Contractors’ questions on the new ‘off payroll’ working reforms are beginning to be answered, as the government announces draft legislation for the Finance Bill 2019-2020. IR35 in the private sector, as it is commonly referred to, is due to take effect from 6th April 2020.
It is important to note that this is not entirely new legislation but an extension of the current public sector legislation, with some modifications for the private sector.
What are the main points to be aware of for IR35 in the private sector?
- The end-client becomes responsible for making the decision as to whether the engagement falls within IR35. If they decide it does, the contractor is deemed to be an employee for tax purposes and tax is taken at source.
- The new proposals apply to the private sector and the third sector i.e. charities, voluntary and community groups, social enterprises, mutual and cooperatives.
- Only medium and large organisations, as defined by the Companies Act (2006), are included in the proposals. Small companies are exempt. According to the Companies Act (2006), a small company is one which satisfies two or more of the following criteria in one year:
- Turnover of no more than £10.2 million
- Balance sheet total of no more than £5.1 million
- No more than 50 employees
- Contractors working with ‘small companies’ retain the power to determine their own IR35 status.
- The end-client must produce an SDS – Status Determination Sheet. This is a written statement which provides a conclusion to whether the engagement falls within IR35 and the reasoning for this decision.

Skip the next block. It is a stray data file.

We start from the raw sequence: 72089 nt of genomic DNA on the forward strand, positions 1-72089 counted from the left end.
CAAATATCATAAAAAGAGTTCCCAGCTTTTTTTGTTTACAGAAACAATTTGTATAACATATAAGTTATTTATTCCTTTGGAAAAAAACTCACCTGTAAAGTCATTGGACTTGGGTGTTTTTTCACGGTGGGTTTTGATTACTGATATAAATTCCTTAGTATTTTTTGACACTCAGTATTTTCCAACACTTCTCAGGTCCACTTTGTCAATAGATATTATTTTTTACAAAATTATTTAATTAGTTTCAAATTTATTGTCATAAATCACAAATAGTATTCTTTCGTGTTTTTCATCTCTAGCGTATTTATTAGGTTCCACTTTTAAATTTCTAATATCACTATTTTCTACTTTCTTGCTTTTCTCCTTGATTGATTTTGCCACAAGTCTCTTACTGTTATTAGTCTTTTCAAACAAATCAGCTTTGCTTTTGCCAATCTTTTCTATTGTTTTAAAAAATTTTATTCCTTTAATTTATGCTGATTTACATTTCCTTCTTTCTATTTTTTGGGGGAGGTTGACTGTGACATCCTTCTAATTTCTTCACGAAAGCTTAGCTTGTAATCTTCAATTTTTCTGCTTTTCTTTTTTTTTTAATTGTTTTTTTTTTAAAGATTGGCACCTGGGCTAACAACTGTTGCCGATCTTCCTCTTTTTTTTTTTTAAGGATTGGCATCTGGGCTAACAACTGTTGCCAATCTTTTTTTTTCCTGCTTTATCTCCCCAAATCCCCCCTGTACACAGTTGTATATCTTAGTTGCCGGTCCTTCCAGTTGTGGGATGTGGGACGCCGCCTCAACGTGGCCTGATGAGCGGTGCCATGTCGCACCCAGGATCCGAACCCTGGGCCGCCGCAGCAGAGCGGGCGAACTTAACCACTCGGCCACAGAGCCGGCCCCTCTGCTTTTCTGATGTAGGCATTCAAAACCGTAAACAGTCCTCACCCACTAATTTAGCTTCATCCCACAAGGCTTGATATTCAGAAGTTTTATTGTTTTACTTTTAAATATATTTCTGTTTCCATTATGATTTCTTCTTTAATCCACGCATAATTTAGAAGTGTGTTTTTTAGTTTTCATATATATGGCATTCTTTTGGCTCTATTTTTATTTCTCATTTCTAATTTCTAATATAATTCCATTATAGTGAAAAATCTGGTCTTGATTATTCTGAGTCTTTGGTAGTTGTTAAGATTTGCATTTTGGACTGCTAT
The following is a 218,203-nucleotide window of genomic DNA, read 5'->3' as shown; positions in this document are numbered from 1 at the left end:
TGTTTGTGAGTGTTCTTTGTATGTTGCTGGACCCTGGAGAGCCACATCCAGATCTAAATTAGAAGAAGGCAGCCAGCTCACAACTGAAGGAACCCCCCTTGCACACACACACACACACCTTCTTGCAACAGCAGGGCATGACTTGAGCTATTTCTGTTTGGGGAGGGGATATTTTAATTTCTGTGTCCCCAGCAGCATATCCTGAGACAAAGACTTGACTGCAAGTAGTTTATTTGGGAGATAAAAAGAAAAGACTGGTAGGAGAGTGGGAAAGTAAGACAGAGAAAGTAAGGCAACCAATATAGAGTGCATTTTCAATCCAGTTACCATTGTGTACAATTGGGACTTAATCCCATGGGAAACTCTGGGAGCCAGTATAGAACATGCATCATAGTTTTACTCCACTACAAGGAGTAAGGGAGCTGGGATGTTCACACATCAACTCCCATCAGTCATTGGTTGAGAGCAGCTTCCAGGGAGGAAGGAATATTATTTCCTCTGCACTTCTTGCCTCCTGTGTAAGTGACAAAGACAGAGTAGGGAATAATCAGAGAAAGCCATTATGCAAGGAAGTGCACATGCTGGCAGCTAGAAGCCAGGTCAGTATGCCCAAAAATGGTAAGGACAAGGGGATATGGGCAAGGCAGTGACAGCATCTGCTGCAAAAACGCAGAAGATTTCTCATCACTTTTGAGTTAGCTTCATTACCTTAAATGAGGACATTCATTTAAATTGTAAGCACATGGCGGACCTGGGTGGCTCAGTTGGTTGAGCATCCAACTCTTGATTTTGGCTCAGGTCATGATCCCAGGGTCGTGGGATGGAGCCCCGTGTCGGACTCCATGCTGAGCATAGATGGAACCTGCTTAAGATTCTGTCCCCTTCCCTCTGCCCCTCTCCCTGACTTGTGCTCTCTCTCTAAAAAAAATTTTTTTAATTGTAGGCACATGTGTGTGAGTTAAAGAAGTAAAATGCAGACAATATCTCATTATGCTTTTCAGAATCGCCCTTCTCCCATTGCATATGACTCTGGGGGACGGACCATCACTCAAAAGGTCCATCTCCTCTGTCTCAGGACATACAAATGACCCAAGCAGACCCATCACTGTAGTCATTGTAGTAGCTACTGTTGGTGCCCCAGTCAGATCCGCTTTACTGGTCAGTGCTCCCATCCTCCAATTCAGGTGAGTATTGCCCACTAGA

- The end-client must ensure reasonable care is taken in providing the SDS.
- The end-client must provide a copy of the SDS to the Personal Service Company or PSC.
- The end-client must also pass the SDS onto the party directly below them in the contractual chain. This becomes particularly complicated if there are several agencies involved.
- The draft legislation states the agency immediately above the PSC in the contractual chain and who holds the SDS is deemed to be the Fee Payer – the party who is responsible for ensuring the correct tax is applied to the PSC
- End-clients are responsible for implementing a disagreement process. There is no guidance on what this should involve, only that the end-client has 45 days to respond. If the end-client fails to respond within the 45 days, they are automatically assigned the position of Fee Payer
Why are the changes coming in?
The government argues that the changes are necessary so that people doing the same job, for the same employer, pay the same employment taxes. Interestingly, the government does not expect any major economic impacts to occur due to the proposed changes, but research by FCSA (Freelancer and Contractor Association) predicts that around 13% or 78,000 individuals will leave the industry.
If this is true, many organisations could find themselves losing skilled contractors, which potentially puts many projects at risk.
We are disappointed that the government has pressed ahead with plans to implement the new IR35 rules, especially given the issues that were experienced in the public sector roll-out and also at such a crucial economic time for the country.